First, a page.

Tropical Plants

Growing Colocasias: They’re More Interesting Than You Think

Colocasia

For some unaccountable reason, I was asked to give a presentation on bulbs to a group of knowledgeable gardeners – and I hasten to add that my gardening fame (such as it is) has never extended to bulbs. To overcome my shyness with bulbs, frantic research has taken place over several months.

We apply the word “bulb” in several different ways: (1) we employ it to depict the true bulbs; and (2) we use it to define geophytes, those plants that have underground storage systems. This includes not only the true bulbs, but also corms, tubers, rhizomes, and tuberous roots.

Being neat and tidy, I’ve managed to sort out a lot of geophytes. The gladioli have corms, potatoes have tubers, irises have rhizomes, and dahlias have tuberous roots – you get the idea. And then I came across colocasia.

Now when I was in my tropical plant phase (no leaf could be too big), I planted a lot of colocasia. I even tried the gigantic ones, which, had they taken off, would have dwarfed my garden. Obviously, I was really into colocasia.

Geophytes

Now I have one problem with colocasia: No one agrees into which category of geophytes they fall, causing me endless problems in mental filing. Where should I place these plants?

Many natives in tropical areas eat its taro root but what exactly are they eating? Are they eating a corm, a rhizome, or a tuber? I even found experts who used all these nouns in the same sentence when describing colocasia.

Consequently, I did what every defeated presenter does in these circumstances: I e-mailed major plant guru Tony Avent, owner of Plant Delights. Readers, Tony was great. In the first place, he mentioned that mine was an intelligent question (always soothing to one’s soul) before answering it.

In the second place, he told me there is no correct answer. Not only do they have the characteristics of both corms and tubers, but they can also spread via rhizomes (underground) or stolons (above ground). This is frustrating for those of us who like our horticultural facts to arrive in an orderly package.

Types of Colocasia

The truth is that there is a lot of variation among colocasia. Some are more tropical than others so be sure to look at the gardening zones listed under each cultivar. For example, ‘Nancy’s Revenge’ does well in zone 8 but most likely will not return in zone 7.

Then decide whether you want the clumping or the running type. Clumpers will expand but will leave you some room whereas the runners can take over an area by spreading via their stolons or rhizomes.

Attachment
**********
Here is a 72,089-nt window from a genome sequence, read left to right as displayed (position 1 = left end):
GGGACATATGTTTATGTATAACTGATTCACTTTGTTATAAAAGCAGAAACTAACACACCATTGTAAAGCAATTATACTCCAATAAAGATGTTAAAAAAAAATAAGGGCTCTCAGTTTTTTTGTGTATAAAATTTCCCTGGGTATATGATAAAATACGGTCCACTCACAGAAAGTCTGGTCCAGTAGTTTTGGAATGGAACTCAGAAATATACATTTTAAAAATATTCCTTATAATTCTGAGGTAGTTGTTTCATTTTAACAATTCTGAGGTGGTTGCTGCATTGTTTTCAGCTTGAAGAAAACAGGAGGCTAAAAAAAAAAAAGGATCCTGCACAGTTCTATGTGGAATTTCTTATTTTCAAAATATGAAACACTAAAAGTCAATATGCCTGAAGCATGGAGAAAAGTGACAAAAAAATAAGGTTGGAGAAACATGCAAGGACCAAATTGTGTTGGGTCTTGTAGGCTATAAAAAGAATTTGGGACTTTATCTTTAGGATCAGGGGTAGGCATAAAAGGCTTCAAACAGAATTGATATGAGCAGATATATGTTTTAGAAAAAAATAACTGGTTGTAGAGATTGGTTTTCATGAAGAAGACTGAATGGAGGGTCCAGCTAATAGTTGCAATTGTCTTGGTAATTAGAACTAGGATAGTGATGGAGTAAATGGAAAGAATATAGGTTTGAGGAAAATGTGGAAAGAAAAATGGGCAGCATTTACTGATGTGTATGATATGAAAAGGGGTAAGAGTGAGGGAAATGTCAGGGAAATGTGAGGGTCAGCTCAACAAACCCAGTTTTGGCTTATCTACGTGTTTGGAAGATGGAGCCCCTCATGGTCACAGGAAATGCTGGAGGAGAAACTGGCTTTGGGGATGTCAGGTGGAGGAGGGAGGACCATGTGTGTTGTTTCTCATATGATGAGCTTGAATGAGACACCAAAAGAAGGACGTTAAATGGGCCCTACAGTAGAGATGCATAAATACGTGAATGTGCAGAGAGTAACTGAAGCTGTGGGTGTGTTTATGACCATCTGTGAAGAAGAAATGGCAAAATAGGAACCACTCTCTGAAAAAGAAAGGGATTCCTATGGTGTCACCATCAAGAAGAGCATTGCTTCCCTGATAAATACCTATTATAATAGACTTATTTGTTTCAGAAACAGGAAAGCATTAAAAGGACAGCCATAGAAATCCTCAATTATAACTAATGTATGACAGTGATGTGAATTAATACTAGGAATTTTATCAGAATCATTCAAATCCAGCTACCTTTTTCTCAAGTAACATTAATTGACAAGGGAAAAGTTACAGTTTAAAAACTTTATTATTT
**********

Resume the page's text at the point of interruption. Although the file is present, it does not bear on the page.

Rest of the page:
The next consideration is size: Colocasia runs the gambit of eight inches to nine feet in height. For most of us in zone 7, the huge colocasias are a curiosity, as many will not reach their full height before the first frost hits – and most of us simply lack the room to show them off properly. Most of the Colocasia esculenta types fall in the three-to-five-foot range, a size that can fit into a medium-size garden.

The last consideration is color. Many are a lovely emerald green while there are some that are even black. Others come with white splotches on the green leaves. There is great variation among the leaves of different cultivars.

While colocasia have the reputation for wanting lots of water – I have even seen them growing in tubs of water at Montrose – I have found that they survive even during periods of drought. My C. ‘Ruffles’ didn’t even droop during the nine weeks we went without any rain last summer. I find if a particular cultivar is happy in the garden, that the best advice is to leave it alone. Consequently, I do not water or feed mine – and they seem to thrive despite this neglect.

Rest assured that there is a colocasia out there for almost everyone. And when someone asks you what type of geophyte it is, you can merrily say it’s a corm, tuber, or a rhizome — and no one will be the wiser.

After joining the Durham County Extension Master Gardeners in 2003, Kit Flynn now has emeritus status. She writes gardening articles for the Durham County Extension Master Gardener newsletter, an online magazine “Senior Correspondent,” and “The Absentee Gardeners” column for “The Blowing Rocket” with Lise Jenkins.